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Gadget Freak
Content posted in February 2014
Gadget Freak Review: Google Phone Creates 3D Models & Virtual Wallet Replaces Credit Cards
Gadget Freak 
2/28/2014  9 comments
This gadget freak review highlights some new mobile technologies. Google's Project Tango is building 3D models of the space around you, and the Loop is a virtual wallet that allows you to pay merchants by transmitting your card data.
Gadget Freak Case #251: Billiards Ball Counter
Gadget Freak 
2/21/2014  17 comments
William Grill needed a counter to play a game of call shot, so he created an electric one to keep score.
Gadget Freak Review: DIY Open-Source Car, Smartphone-Controlled Radiator Cover
Gadget Freak 
2/14/2014  10 comments
This Gadget Freak review looks at an open-source DIY car that can be assembled in an hour and an intelligent radiator cover controlled though a smartphone app.
Gadget Freak Review: Simple Tool Seals Wounds, Construction Set for Straws, Electronic Wall Outlet Safe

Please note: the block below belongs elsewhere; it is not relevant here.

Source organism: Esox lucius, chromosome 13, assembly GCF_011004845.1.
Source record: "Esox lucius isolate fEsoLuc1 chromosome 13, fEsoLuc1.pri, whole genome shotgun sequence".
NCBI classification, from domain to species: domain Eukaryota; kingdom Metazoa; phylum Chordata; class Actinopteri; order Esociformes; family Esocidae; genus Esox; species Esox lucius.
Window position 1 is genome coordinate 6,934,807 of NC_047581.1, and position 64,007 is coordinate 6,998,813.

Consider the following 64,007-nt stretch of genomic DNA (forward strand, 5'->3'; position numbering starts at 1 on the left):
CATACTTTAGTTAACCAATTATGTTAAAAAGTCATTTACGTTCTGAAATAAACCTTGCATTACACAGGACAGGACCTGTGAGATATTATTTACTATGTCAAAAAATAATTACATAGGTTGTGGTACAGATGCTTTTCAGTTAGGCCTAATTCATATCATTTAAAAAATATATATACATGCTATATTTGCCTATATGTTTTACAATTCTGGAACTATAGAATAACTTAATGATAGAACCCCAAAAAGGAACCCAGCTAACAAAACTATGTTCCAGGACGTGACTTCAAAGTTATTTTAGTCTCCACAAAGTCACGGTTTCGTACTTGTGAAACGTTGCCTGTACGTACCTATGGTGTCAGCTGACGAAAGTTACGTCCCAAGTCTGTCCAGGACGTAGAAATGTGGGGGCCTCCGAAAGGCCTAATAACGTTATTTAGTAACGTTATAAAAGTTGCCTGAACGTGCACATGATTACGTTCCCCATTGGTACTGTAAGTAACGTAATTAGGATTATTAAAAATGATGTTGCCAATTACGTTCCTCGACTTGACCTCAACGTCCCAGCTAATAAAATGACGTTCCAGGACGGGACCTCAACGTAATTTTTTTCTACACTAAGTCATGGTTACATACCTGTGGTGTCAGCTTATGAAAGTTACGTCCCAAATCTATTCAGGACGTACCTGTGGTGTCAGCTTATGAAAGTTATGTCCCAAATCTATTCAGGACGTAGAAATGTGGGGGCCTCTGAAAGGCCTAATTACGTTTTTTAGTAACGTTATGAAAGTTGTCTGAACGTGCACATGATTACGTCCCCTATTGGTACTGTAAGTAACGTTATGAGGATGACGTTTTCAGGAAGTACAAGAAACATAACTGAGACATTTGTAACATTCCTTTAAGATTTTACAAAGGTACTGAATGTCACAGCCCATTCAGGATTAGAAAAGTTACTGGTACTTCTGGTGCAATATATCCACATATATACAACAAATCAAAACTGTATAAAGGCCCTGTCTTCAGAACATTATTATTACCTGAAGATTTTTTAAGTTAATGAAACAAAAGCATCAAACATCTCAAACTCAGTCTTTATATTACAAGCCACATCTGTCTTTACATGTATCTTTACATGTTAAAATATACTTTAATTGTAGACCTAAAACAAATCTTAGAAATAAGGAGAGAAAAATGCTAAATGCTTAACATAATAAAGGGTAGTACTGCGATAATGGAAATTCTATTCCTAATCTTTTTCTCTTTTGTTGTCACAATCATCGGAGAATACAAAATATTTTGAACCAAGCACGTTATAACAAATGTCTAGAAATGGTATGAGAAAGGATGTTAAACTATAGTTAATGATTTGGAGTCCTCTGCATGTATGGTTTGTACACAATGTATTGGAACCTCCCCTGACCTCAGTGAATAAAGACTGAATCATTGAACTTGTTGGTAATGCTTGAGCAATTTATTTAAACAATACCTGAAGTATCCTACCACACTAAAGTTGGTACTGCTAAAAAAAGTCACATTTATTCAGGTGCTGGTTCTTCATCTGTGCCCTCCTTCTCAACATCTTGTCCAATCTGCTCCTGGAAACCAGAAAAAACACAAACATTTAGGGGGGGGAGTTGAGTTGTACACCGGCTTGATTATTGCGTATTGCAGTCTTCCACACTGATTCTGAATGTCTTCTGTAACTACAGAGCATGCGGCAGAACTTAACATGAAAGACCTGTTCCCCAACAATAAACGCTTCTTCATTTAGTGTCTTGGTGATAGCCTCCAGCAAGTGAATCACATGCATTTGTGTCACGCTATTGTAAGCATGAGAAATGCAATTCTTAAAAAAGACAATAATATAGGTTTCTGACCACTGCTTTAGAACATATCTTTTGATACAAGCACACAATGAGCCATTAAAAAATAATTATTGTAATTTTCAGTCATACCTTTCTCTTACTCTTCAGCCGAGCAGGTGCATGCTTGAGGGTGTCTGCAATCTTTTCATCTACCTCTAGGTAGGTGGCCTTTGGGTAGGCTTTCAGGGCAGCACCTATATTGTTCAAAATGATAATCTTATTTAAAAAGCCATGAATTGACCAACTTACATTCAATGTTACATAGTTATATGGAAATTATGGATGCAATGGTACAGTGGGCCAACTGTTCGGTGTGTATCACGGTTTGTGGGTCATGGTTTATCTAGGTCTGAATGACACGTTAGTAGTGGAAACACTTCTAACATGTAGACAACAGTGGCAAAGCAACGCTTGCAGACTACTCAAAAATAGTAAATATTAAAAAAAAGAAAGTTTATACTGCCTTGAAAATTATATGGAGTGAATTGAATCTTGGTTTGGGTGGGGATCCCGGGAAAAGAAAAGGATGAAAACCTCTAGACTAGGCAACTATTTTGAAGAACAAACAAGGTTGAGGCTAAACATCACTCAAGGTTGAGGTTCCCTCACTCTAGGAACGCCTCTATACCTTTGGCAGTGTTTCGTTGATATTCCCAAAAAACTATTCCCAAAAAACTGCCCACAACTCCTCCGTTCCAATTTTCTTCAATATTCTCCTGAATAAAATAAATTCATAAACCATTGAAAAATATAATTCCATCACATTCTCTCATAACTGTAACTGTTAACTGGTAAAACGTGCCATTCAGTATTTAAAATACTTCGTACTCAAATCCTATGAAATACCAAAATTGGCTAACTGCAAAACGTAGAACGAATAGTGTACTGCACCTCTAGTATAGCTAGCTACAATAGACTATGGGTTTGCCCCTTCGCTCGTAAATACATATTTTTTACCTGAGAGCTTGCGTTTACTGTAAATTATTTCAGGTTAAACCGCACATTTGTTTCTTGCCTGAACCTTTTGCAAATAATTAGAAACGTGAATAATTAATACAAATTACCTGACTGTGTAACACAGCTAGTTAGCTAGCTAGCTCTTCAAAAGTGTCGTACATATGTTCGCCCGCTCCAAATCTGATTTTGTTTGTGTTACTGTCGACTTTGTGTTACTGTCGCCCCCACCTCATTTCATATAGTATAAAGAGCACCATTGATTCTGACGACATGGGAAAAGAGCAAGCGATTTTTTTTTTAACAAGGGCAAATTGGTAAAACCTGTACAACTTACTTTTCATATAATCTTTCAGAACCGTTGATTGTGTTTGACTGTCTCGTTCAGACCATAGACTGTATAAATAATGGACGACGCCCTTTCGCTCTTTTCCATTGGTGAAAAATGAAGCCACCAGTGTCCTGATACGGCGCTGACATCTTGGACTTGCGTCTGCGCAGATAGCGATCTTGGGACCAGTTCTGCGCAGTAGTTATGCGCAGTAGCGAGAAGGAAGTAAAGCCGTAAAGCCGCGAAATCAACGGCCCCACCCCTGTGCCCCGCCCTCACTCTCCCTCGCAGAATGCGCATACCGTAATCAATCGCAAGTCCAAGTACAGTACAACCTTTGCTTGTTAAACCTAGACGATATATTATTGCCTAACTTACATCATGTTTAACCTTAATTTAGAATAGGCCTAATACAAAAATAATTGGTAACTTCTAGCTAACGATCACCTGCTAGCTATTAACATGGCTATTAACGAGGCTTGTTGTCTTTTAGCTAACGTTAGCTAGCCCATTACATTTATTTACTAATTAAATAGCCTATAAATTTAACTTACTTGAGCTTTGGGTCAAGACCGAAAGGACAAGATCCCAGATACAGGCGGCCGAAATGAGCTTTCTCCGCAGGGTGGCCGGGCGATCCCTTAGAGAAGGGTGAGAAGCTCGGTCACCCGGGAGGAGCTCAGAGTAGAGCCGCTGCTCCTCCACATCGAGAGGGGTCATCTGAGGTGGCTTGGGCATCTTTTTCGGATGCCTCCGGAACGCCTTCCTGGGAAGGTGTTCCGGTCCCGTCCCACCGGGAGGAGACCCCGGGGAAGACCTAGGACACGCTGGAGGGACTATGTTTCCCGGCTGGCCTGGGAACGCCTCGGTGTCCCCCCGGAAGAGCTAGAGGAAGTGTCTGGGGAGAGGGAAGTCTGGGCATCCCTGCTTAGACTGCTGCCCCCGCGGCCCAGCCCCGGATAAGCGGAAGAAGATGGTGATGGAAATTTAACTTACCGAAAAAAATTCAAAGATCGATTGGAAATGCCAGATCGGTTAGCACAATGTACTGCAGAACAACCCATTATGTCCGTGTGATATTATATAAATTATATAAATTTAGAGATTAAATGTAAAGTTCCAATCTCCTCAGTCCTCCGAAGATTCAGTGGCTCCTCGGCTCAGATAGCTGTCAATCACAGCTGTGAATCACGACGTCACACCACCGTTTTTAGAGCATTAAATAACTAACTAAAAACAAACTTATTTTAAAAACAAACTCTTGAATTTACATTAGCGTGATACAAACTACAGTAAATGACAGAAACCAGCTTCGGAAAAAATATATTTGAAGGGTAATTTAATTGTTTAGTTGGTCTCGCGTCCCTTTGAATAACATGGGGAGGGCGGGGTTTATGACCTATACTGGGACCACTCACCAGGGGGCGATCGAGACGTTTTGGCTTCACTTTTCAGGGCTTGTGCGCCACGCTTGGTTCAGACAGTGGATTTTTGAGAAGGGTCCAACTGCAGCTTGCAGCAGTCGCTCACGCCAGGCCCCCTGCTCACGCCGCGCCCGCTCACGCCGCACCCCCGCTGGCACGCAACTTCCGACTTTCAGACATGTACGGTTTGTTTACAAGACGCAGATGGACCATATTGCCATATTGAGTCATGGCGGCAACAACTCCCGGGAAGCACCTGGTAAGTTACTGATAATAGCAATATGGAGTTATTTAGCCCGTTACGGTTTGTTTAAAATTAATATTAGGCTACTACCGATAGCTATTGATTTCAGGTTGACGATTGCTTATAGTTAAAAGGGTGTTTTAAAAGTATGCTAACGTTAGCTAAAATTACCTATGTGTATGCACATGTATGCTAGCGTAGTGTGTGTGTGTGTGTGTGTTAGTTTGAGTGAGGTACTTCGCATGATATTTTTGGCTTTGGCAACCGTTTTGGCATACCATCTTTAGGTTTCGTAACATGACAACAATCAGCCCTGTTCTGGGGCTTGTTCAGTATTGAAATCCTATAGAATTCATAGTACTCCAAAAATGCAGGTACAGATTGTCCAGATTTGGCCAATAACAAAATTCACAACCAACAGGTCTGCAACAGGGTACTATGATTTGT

Gadget Freak 
2/7/2014  10 comments
This Gadget Freak review looks at a simple device for sealing gunshot wounds, an open-source construction set that uses straws and cardboard to build shapes and objects, and a hidden electronic safe built into a wall.




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Samsung's Galaxy line of smartphones used to fare quite well in the repairability department, but last year's flagship S5 model took a tumble, scoring a meh-inducing 5/10. Will the newly redesigned S6 lead us back into star-studded territory, or will we sink further into the depths of a repairability black hole?
Fifteen European research centers have launched EuroCPS to help European companies develop innovative products for the Internet of Things.
Get your Allman Brothers albums ready. The iconic Volkswagen Microbus may be poised for a comeback, and this time it could be electric.
In 2003, the world contained just over 500 million Internet-connected devices. By 2010, this figure had risen to 12.5 billion connected objects, almost six devices per individual with access to the Internet. Now, as we move into 2015, the number of connected 'things' is expected to reach 25 billion, ultimately edging toward 50 billion by the end of the decade.
NASA engineer Brian Trease studied abroad in Japan as a high school student and used to fold fast-food wrappers into cranes using origami techniques he learned in library books. Inspired by this, he began to imagine that origami could be applied to building spacecraft components, particularly solar panels that could one day send solar power from space to be used on earth.
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